The pain of rejection
Imagine you’re sitting in a waiting room with two strangers. One of them picks up a ball that’s sitting on a table. He tosses it to the other stranger. She tosses it to you. You smile and toss it back to the first person. This continues for a couple rounds. Then, instead of tossing it to you on your turn, the woman tosses it to the man. He tosses it back to her. They continue the game without you.
No big deal, right? It’s just a couple people you don’t even know throwing a ball in a waiting room. However, this was a real experiment researchers did to see the impact rejection on people. And what they found was this situation actually caused people a considerable amount of emotional pain. The hurt from the exclusion didn’t just stay with them either. When they were given the opportunity to blast white noise at an innocent person they didn’t know, they did so at louder levels and longer intervals than those not rejected.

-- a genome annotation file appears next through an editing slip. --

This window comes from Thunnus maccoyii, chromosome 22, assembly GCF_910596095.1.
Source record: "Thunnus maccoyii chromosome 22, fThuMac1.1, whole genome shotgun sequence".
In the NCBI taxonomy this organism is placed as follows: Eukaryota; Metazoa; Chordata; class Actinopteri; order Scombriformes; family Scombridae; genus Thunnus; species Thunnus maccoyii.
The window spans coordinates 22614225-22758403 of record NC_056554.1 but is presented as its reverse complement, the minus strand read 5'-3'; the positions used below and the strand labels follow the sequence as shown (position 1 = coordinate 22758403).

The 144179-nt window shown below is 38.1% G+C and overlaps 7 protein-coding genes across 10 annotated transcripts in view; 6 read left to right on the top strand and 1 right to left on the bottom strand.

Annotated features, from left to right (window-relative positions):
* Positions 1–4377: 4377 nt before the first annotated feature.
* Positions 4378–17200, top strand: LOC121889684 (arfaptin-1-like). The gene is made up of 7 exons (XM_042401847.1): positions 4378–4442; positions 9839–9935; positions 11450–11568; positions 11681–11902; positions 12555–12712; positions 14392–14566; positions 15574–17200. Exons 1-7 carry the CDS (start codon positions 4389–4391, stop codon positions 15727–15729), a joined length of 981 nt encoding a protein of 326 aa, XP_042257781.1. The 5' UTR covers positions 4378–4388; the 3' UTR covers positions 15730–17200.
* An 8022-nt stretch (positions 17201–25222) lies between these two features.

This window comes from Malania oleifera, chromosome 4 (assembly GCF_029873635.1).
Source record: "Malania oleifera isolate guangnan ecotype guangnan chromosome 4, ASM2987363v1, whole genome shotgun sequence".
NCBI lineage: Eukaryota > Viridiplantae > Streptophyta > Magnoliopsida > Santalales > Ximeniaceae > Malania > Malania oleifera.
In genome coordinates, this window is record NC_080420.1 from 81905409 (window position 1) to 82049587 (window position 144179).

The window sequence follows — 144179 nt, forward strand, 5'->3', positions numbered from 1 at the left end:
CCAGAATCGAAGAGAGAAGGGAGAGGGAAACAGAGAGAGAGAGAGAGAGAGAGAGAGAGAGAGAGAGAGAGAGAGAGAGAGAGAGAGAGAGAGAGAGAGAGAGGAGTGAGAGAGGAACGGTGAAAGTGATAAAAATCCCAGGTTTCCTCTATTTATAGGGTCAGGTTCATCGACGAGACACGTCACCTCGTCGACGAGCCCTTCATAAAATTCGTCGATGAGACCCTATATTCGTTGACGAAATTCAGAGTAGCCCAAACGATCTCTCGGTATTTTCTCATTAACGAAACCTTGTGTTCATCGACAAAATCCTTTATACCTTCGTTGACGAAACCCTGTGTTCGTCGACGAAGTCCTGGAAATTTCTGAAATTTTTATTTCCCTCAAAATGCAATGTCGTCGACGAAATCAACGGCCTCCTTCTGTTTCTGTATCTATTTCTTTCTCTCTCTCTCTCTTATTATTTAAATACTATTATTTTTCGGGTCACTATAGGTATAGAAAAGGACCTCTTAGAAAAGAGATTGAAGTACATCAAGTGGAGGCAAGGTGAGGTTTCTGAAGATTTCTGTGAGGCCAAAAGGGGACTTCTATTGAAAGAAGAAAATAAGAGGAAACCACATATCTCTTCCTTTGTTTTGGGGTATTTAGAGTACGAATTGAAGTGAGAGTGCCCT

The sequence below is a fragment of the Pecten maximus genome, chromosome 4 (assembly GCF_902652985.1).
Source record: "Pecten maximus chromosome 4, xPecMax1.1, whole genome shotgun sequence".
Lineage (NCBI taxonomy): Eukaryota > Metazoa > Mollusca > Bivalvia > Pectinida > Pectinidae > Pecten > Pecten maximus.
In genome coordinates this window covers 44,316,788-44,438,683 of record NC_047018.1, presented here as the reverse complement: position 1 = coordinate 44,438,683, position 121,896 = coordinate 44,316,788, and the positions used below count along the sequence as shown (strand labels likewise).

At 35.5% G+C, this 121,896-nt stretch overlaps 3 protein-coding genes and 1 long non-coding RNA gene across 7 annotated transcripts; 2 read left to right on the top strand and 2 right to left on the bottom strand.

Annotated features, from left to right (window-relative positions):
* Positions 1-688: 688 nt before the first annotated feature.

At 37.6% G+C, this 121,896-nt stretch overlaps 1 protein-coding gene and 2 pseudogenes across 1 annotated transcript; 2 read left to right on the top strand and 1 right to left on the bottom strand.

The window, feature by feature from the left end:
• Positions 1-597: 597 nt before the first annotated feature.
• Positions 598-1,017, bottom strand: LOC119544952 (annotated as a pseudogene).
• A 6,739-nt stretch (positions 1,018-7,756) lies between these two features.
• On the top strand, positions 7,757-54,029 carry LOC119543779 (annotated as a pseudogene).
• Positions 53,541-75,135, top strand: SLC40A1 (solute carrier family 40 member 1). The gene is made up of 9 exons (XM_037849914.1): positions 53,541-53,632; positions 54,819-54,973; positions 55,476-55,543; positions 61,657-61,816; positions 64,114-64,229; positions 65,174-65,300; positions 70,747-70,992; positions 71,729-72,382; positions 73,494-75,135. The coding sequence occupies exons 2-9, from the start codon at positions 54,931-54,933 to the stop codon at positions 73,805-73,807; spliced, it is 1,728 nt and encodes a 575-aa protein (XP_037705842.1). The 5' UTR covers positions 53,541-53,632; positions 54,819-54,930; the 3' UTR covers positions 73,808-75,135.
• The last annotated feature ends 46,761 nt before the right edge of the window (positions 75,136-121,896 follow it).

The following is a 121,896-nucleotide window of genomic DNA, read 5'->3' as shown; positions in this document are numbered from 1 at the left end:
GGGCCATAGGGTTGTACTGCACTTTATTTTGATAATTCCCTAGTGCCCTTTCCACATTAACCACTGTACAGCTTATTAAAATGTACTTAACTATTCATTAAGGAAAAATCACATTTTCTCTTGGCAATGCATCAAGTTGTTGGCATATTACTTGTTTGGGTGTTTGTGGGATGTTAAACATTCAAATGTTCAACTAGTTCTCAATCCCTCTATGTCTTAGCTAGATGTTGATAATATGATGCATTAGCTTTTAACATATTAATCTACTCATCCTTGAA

The pain we feel from rejection makes sense. From an evolutionary standpoint, being a member of a tribe was important to our survival. The pain of rejection kept us from doing anything that might get us kicked out.
We forget just how much even the smallest rejections can impact how we work together. We face rejections daily - not included in a meeting, left out of a lunch with co-workers, not asked for our opinion on a decision, didn’t get the promotion. Big and small, rejections hit us hard. And when we hurt, it affects how we relate to those around us.
Being aware of how and when we feel rejected, and how to combat it can go a long way to improving the trust and relationships on our teams.
A Team Human Conversation
Fight workplace zombies in your organization and join Team Human! Gather a group of fellow workplace zombie hunters to discuss our most recent blog post. Use the questions below to kick start your conversation.
When was the last time you felt rejected?
How did it feel? How did it impact your actions and behaviours?
How does rejection impact your team/organization? What can you do as a team/organization to lessen the harm it causes?